affected.each_with_index do |(path, line), index|
      message << "#{("%d." % (index+1))} #{path} -> #{line}"
    end

    assert_equal 0, affected.size, message
  end
end

Specifically, we don't want the content to include any "Fancy curly quote". These are not valid ASCII chars, and they are generally the result of cutting-and-pasting from rich text editors.

Of course, you can add as many tests as you want. We also test that the site compiles correctly, but we generally rely on the Rake tasks and exit code for this (more later in the deploy configuration).

Last but not least, we also have a Rake test task we use to run the tests:

# Rakefile

Rake::TestTask.new do |t|
  t.libs << "_test"
  t.test_files = FileList["_test/*_test.rb"]
  t.verbose = true
end

Configuring the deployment

As previously mentioned, for the deployment we use the s3_website gem. You can write your custom deployment procedure if you don't like this gem or if you need to deploy to a different service, but for S3 this gem works just fine.

Follow the setup instructions to configure the s3_website tool. You will have to generate an s3_website.yml in your root folder containing the deployment settings.

WARNING: make sure to not include your Amazon credentials in the file, especially if the repo is public. You can use environment variables to pass the settings at runtime.

s3_id: <%= ENV['S3_ID'] %>
s3_secret: <%= ENV['S3_SECRET'] %>

As we did for the other tasks, we generally package all the deployment instructions into a single Rake task called publish. The task depends on the compile task we previously defined.

desc "Publish to S3"
task :publish => :compile do
  puts "Publishing to S3"
  puts `s3_website push`
  puts "Published"
end

At this point, you should have three Rake tasks:

  • $ rake test runs the test suite
  • $ rake compile compiles the site into the output folder
  • $ rake publish compiles the site and publishes it

All tasks should return an exit code 0 if (and only if) the task completes successfully.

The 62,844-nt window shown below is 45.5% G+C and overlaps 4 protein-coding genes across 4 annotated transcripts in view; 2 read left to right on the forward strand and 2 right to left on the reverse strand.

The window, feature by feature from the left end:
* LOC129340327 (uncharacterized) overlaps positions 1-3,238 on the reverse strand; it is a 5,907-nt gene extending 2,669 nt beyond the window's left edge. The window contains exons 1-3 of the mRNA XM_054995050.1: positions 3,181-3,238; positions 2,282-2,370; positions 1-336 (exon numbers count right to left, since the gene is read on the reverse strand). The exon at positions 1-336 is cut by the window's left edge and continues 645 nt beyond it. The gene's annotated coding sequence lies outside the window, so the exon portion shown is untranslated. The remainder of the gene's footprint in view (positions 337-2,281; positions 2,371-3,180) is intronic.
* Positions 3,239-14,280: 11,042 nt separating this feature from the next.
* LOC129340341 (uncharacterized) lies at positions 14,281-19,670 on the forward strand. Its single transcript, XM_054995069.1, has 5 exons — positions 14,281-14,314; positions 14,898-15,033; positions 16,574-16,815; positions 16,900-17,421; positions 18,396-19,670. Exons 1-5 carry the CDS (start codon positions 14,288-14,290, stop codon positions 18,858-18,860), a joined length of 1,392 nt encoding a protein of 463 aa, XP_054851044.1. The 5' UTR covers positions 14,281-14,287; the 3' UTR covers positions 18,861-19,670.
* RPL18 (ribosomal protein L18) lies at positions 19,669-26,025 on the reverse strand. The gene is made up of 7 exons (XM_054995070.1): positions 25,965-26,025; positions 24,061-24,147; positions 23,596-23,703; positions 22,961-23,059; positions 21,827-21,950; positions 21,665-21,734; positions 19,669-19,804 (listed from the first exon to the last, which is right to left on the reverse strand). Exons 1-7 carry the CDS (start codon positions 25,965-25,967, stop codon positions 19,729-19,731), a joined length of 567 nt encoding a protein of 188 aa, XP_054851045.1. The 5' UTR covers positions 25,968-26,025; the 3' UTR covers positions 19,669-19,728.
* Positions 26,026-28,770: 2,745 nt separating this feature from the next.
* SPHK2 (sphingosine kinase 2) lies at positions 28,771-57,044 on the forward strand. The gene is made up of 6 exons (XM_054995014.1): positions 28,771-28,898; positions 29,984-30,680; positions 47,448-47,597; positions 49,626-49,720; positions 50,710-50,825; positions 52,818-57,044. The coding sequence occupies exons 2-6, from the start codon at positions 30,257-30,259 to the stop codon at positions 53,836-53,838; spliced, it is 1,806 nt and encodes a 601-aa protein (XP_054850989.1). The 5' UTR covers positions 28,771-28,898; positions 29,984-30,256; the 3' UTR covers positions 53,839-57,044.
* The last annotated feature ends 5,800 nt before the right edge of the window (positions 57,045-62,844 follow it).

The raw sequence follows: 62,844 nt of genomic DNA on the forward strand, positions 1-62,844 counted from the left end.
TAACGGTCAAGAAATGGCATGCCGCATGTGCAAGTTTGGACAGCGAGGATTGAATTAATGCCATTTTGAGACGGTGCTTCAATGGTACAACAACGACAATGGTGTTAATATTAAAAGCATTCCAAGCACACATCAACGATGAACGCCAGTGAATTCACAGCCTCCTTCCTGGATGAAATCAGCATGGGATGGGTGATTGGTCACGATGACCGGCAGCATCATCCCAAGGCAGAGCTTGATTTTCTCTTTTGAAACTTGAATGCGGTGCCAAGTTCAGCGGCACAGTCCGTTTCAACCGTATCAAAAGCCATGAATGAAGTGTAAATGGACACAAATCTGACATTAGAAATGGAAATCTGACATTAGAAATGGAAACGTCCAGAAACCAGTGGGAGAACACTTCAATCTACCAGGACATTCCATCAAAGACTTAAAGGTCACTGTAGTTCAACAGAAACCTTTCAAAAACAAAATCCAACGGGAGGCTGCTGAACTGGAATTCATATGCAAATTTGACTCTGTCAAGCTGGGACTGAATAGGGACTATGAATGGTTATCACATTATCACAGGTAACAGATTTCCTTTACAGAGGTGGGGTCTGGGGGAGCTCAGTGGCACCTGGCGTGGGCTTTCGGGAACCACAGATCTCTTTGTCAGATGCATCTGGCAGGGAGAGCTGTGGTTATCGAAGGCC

Configuring Travis

Now we have all the tasks we need to compile, test and deploy the site. We just need to instruct Travis to deploy the site for us.

In the .travis.yml file we use the after_success: hook to tell Travis what to do after a successful build.

after_success:
- test $TRAVIS_PULL_REQUEST == "false" && test $TRAVIS_BRANCH == "master" && rake publish

Specifically, if the build is not a pull request, the branch is master, and the build is successful, then go ahead and deploy the site using the $ rake publish command. The test conditions ensure we don't deploy a pull request, or a branch which is not the main branch.

To make sure the tests are automatically run by Travis, we configure the default Rake task to run the tests and to try to compile the site:

# Rakefile

task :default => [:test, :compile]

In this way, if the compilation fails (e.g. because of a syntax error in the site), or a test fails, the site will not be deployed.

As mentioned, we used environment variables to store the Amazon credentials for the deploy. You can safely store them in Travis using the repository setting section.

Here's an example of a successful build and deploy via Travis.

Example

You can see a live example on our public dnsimple-developer repo.

Wrapping up

It is worth mentioning that Travis has a large number of pre-defined deployment recipes you can use to deploy your code to a service. However, in our case we needed a customized version as we've been using certain settings for a while.

Deploying your static generated website using Travis is very simple. You can use Rake tasks to wrap the various recipes, and keep your Travis configuration files independent from the underlying service.

In general, you need:

  • A task to run the tests
  • A task to publish the site
  • A task to compile the site
  • A default task that runs the tests and the compilation, and exists with a non-zero status code on failure

You can use any type of programming language, static site generator, and target service. In our case the example shows you how to use Ruby (and Nanoc) to compile a static-generated site, run a Ruby (Minitest) test suite and deploy the site to Amazon CloudFront using the s3_website gem.